Property investors from Melbourne have been having a good look at Tasmania over recent months but it’s also a boom in demand from locals that is pushing their median house price sky high.
The Apple Isle is so hot since COVID hit, property prices have risen by 40 per cent and if that rate continues in 2022 they’ll have a higher median price than Melbourne.
Hobart is now Australia’s fourth-most expensive city with a median house price sitting at $760,000 and it’s the high end property doing most of the damage.
Sandy Bay, South Hobart and West Hobart are the three most expensive suburbs in Hobart, with median house prices of $1.645 million, $1.217 million and $1.201 million respectively.
As for the rest of the island, Launceston’s median prices now sit at $491,000, a jump of 24 per cent, and the North West Centres with a lower $399,000 but also up around 24 per cent.
Since COVID, buyers from Melbourne and the mainland have increased by 54 per cent to make up 23 per cent of total sales, so it’s still local buyers acquiring most properties.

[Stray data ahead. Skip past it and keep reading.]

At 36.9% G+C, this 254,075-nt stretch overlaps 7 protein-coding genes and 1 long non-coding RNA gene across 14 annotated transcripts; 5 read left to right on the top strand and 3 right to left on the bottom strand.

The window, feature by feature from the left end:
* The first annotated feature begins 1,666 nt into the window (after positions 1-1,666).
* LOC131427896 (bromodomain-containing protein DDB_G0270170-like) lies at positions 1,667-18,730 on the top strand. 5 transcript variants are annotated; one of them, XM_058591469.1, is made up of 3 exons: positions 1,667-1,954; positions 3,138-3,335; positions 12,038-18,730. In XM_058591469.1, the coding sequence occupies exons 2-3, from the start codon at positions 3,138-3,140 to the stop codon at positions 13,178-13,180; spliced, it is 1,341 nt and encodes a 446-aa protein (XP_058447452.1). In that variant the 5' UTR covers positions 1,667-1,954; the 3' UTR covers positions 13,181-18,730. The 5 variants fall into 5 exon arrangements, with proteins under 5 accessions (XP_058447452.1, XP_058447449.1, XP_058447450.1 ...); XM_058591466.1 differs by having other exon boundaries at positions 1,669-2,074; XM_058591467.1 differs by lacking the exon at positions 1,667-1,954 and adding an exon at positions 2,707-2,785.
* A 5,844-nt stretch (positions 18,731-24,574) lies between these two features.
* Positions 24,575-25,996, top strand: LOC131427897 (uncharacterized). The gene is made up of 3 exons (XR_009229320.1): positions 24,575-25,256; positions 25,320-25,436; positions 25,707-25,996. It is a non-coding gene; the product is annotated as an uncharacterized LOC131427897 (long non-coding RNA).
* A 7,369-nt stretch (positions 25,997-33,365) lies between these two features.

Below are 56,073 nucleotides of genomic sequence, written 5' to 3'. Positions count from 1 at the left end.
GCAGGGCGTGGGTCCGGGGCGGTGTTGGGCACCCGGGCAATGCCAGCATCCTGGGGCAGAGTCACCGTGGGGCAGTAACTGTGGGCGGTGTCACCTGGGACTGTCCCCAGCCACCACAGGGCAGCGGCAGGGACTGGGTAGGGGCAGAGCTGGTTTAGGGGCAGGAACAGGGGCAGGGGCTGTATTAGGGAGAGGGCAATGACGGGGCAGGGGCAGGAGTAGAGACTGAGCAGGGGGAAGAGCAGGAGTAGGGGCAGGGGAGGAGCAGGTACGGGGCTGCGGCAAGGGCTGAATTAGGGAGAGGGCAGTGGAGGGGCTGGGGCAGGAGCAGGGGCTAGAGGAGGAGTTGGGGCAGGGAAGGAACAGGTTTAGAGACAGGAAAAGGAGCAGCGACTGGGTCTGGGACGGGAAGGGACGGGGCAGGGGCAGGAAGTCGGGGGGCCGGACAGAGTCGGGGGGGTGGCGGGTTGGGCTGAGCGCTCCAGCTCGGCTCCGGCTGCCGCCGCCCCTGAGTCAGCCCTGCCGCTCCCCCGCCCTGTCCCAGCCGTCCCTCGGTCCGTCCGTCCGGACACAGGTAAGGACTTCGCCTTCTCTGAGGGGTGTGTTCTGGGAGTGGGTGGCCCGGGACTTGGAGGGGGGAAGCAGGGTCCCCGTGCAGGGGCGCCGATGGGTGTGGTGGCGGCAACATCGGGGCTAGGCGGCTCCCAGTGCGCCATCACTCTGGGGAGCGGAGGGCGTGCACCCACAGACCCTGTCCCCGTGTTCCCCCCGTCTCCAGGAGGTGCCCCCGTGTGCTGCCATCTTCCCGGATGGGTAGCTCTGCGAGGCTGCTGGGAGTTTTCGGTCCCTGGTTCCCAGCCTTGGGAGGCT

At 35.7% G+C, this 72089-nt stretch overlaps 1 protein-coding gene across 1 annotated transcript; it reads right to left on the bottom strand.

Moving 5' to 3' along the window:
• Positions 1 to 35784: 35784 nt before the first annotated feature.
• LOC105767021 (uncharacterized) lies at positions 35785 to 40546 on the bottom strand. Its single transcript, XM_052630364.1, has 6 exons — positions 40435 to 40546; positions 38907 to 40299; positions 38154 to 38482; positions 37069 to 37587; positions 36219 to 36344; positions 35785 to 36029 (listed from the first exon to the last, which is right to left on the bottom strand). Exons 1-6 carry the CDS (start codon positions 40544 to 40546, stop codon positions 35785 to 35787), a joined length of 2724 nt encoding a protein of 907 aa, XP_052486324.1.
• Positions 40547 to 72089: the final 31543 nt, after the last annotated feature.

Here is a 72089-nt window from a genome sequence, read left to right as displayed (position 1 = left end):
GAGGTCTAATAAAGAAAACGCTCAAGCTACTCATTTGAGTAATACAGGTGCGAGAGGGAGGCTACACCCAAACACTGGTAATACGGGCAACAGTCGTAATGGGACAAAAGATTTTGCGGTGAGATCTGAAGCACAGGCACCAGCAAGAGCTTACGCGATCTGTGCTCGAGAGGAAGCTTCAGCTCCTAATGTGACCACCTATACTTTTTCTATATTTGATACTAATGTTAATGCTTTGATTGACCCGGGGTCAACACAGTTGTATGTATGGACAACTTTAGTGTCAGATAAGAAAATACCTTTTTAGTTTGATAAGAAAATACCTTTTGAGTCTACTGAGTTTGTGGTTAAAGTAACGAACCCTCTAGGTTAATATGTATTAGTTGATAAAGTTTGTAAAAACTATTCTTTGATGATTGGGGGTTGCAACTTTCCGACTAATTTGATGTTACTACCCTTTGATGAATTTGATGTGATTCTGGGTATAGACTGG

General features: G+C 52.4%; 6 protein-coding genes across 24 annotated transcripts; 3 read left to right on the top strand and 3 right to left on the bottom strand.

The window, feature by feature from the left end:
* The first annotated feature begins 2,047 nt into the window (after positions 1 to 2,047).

With a fair bit of the action coming from mainland investors and wealthy buyers driving up prices it’s making things harder for first home buyers in Tasmania, and with low vacancy rates and low stock, prices look set to keep rising.
“A dire shortage of properties for sale and for rent combined with an unprecedented demand for residential accommodation to live in and rent, has seen prices and rents surge to new highs,” Real Estate Institute of Tasmania’s Michael Walsh told Property Investor.
“The likelihood that we are not going to be able to provide the stock we need in the immediate to medium future will most probably see continued upward pressure on prices and rents.
“This is the ninth consecutive year of price growth and we now see Tasmania achieving prices on our property comparable to many major centres on the mainland.”
Tasmania has been able to use its isolation to minimise the COVID threat and keep a strong economy but it remains to be seen as to whether it can keep this up regarding its property market.
Ray White managing director Dan White told Property Investor the small state was less susceptible to finance restrictions and interest rates.
“With very strong rental growth, borders reopening and a continual shift in the drivers that shape the economy, high demand for property is set to continue,” he said.
“While the city’s median is a lot lower at just over $500,000, it’s therefore no surprise that the spotlight has now also shifted to Launceston.”
Investors may want to indeed take a good look at Launceston, which is Tasmania’s main investor location, with over 30 per cent of all sales being from investor buyers.